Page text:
Reading The Lover, you have the experience of sitting down with Marguerite Duras, perhaps in a dim room on a day in late summer, sipping cold tea in tall glasses, intent on hearing the story of her Chinese lover, the man she lost her innocence to many years ago as a young French girl in Indochina. It is a story she has never told before, and even before she begins to tell it you both realize that there are other stories inextricably tangled around it, stories of her mother, her brothers, of Hélène Lagonelle and Betty Fernadez and Marie-Claude Carpenter, which must also be told, which must also be heard. She cannot tell you the story of the lover without telling you about her mother's madness, her elder brother's cruelty, her younger brother's death, and her own life in Paris many years after that meeting on the ferry when the story began, when she was fifteen years old. She says she wishes she had a picture of herself on that day, incongruously dignified in a man's fedora and gold lamé shoes as she crossed the Mekong, because, she says, it is the only [image] in which I recognize myself (Duras, 4). You wonder why she longs for this lost photograph when her words alone are more vivid and evocative than any photograph could ever be.She takes out an old album of pictures, black and white portraits of children and people standing in bright sunlight, and hands it to you. You turn the pages as she talks, passing a picture of a dowdy woman in a courtyard with three children, a portrait of the same woman in her old age, and a snapshot of a grinning young man which she informs you, in an offhand way, is her son. It's this photograph, she says which comes closest to the one never taken of the girl on the ferry, and it takes you a moment to realize that the girl she is talking about is herself at fifteen (13). You wonder if that day on the ferry suddenly felt very far away to her, as if it had happened to a different person.
[...] The brother and the lover are opposing forces in the life of the fifteen year old Duras, and though the book is named after the latter, the former's presence seems to haunt every page. As Duras explains to her lover, elder brother's cold, insulting violence is there whatever happens to us, whatever comes our (54). Her brother, whose “first impulse is always to kill, to wipe out, to hold sway over life, to scorn, to hunt, to make suffer” is countered by the lover who wants only to give and receive pleasure. [...]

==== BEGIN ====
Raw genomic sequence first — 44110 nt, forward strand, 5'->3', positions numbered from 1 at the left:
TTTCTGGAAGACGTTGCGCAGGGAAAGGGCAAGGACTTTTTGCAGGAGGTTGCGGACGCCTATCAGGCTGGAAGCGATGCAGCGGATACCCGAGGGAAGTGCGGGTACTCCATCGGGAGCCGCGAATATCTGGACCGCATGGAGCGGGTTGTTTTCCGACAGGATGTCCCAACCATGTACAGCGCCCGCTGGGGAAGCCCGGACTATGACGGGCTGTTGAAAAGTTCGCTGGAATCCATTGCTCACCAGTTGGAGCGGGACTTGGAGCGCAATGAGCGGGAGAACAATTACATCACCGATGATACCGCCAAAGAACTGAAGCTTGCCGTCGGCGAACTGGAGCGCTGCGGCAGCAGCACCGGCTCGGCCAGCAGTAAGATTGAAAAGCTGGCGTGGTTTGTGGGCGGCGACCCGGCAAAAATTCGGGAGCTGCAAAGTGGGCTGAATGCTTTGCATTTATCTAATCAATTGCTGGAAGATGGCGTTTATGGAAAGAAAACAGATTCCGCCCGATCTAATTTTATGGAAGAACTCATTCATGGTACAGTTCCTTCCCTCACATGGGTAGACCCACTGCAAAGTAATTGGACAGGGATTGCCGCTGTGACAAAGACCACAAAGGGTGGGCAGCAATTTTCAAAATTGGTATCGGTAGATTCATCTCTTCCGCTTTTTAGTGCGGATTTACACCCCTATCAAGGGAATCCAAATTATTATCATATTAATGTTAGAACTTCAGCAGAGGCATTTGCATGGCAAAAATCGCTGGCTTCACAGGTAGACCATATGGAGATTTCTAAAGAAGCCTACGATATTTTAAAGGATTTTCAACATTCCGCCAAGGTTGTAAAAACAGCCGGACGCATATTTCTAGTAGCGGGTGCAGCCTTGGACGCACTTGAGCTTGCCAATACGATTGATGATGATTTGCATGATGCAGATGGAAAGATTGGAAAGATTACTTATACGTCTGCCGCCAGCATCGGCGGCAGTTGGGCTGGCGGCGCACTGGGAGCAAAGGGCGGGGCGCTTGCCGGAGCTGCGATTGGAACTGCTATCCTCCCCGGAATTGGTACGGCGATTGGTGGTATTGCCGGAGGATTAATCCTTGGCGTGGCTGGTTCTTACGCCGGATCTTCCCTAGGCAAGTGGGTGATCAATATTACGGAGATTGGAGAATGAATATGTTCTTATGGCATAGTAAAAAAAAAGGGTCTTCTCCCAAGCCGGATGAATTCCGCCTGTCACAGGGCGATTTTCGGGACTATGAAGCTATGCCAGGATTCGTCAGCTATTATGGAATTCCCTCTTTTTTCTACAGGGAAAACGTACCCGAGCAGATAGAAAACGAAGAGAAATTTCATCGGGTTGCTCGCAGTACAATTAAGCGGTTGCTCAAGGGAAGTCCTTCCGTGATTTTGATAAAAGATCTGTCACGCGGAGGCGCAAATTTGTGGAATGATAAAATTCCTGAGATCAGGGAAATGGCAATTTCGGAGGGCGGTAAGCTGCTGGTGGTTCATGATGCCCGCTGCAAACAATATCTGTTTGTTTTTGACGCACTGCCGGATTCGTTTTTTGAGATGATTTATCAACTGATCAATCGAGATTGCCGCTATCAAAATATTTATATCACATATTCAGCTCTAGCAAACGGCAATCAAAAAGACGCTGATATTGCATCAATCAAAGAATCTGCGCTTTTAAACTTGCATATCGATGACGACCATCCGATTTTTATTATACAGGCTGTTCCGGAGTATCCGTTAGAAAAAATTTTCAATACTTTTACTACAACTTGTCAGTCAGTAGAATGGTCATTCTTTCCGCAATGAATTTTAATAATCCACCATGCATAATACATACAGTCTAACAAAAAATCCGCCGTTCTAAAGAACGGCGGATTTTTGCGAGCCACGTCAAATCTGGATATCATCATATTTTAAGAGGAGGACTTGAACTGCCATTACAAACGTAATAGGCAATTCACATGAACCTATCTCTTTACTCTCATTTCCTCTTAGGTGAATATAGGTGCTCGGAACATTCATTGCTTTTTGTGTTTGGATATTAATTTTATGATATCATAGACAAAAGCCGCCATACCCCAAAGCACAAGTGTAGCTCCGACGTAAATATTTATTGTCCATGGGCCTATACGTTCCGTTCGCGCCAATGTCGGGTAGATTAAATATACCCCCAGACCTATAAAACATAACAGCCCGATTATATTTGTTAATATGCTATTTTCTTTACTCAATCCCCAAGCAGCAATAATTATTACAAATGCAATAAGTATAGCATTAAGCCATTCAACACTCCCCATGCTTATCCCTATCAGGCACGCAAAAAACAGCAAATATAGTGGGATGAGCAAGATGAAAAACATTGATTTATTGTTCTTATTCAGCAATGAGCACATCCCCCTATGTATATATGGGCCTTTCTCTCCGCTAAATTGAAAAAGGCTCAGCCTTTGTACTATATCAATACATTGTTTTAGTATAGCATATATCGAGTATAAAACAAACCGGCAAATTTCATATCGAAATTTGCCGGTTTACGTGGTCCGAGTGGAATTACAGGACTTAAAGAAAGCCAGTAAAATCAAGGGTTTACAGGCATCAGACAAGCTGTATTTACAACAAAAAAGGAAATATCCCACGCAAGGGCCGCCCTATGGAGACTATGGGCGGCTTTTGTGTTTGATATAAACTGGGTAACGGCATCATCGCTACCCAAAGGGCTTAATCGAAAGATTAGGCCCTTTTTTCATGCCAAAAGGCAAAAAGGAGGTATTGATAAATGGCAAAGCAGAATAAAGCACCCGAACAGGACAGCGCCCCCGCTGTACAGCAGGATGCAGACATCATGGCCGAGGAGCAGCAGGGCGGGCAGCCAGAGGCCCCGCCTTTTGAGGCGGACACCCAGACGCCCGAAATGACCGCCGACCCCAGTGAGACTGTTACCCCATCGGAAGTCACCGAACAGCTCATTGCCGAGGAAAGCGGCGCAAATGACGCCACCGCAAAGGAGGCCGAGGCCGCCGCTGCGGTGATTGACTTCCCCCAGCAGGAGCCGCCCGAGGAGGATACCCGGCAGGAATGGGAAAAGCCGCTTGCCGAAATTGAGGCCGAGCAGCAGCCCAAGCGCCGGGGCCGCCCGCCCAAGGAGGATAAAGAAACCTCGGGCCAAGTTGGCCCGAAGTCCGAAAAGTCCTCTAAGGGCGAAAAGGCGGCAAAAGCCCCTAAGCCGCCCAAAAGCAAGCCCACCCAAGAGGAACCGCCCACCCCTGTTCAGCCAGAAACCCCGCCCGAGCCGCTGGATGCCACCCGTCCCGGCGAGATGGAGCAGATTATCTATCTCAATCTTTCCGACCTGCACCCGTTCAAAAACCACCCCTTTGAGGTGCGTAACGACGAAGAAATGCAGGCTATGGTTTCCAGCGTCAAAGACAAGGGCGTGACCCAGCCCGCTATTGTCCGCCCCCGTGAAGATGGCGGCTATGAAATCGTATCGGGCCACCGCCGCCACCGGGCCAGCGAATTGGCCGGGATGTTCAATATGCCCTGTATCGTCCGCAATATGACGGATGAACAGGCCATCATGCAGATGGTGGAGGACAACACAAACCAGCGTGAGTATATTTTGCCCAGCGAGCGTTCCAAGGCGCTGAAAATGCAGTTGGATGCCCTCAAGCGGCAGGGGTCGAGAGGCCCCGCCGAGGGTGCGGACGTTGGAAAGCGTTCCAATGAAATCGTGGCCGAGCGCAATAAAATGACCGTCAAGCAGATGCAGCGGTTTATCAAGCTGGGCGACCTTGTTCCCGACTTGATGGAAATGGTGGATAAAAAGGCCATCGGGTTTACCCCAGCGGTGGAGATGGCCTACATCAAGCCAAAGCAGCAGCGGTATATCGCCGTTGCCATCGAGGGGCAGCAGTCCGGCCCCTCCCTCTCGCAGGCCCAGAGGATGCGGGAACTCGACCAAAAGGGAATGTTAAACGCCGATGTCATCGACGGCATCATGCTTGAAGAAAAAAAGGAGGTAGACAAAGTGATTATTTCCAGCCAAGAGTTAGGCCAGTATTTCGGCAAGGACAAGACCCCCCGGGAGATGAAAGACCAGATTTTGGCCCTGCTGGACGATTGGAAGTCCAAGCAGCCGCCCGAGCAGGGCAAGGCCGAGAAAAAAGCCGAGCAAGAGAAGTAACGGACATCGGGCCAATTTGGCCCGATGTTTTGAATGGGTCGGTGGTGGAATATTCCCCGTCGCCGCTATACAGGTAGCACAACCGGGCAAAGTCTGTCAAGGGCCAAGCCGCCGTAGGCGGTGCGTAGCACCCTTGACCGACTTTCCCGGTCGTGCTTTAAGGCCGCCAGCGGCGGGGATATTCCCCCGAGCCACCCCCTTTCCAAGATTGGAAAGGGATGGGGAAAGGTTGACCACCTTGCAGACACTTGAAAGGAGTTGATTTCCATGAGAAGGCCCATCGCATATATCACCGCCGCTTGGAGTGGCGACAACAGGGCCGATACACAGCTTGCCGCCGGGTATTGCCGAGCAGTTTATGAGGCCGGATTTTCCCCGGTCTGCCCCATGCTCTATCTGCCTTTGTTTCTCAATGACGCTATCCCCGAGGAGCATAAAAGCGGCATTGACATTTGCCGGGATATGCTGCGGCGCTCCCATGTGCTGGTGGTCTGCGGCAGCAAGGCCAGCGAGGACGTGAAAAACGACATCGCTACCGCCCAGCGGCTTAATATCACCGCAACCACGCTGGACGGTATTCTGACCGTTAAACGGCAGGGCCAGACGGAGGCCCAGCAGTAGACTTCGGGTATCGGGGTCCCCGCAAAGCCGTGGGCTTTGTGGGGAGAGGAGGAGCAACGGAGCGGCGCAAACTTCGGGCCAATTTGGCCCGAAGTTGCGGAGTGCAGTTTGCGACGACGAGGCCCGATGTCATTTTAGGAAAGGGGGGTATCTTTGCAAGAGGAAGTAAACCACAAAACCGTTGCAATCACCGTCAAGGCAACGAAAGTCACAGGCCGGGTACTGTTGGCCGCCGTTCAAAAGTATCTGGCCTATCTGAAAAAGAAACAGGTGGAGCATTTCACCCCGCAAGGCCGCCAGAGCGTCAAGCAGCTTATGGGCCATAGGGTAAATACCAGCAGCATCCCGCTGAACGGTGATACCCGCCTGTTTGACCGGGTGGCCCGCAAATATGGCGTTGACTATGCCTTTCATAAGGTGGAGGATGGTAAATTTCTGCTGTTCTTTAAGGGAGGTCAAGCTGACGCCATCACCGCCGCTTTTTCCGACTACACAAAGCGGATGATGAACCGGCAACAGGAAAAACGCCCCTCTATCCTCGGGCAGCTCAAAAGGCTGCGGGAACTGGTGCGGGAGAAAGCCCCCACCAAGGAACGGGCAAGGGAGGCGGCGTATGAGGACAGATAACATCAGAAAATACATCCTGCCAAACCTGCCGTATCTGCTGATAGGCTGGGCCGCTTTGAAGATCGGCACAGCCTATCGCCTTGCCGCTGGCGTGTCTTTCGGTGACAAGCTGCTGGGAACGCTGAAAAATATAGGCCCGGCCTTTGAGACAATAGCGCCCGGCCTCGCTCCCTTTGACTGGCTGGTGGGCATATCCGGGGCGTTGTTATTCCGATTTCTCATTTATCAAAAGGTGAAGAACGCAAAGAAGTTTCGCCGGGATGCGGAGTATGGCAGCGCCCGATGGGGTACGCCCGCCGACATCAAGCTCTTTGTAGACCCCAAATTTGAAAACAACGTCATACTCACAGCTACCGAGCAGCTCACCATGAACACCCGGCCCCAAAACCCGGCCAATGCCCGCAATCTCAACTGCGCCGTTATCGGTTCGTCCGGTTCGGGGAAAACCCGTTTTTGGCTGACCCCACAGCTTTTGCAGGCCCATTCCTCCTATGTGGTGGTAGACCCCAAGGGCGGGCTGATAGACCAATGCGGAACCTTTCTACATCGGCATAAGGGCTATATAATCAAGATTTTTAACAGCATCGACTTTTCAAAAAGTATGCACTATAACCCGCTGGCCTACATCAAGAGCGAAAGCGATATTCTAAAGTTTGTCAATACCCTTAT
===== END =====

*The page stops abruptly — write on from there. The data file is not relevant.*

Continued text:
[...] Under their spell of silence, the family members are allowed to manipulate and abuse each other: the elder brother steals from everyone, even his dying mother, though she would never say a word against his transgressions, preferring to repeat “little platitudes about him, always the same ones” the mother rails angrily against her daughter for her affair with the Chinese man, calling her a prostitute, “worse than a bitch” yet she allows, even encourages the daughter to take money from the lover, and to treat her family to lavish meals in expensive restaurants, during which none of them, in their customary silence, deign to speak to him. [...]
[...] It is surely only fitting in the scheme of dichotomies and opposites underlying The Lover, that Duras turns these silences into words, emotionally bearing, confessional, and succinctly eloquent. Yet the true power of the novel lies in the words Duras does not say, in the blank spaces between paragraphs, in the shifts in perspective and tense which suddenly pull the reader away at critical moments, as if afraid of anyone getting too close. While Duras appears to bare all in her revelatory and honest prose, the spaces between the fragments of narrative tell a different story, one of concealment: the reader senses silent trains of thought in those spaces which the words around them hint at, evoke the sense of, but never directly describe. [...]
[...] In The Lover, Marguerite Duras writes openly for the first time about her childhood affair with an older Chinese man, a seminal encounter in her sexual and creative development which she had concealed in her earlier books about her childhood in Indochina. Duras acknowledges her previous silence on the subject, saying “Before I spoke of clear periods, those on which light fell. Now I'm talking about the hidden stretches of the same youth, of certain facts, feelings, events that I buried” By delving into those “hidden stretches,” Duras uncovers much that is painful and distressing about her relationships with her lover and her family, and presents her story frankly, in a voice emboldened by age. [...]
[...] Duras's feelings for each also converge in the drive towards death: the irresistible “pleasure unto death” she experiences with her lover mingles with her persistent desire to murder her brother. In this inverse relationship of pleasure and pain, between lover and brother and her family as a whole, Duras finds a kind of transcendence in the awakening of her sexuality and creativity. Only time and distance give her the space to resolve her true feelings for each of these figures. Long after escaping from her brother's domination and her mother's madness, she writes I don't love them any more. [...]
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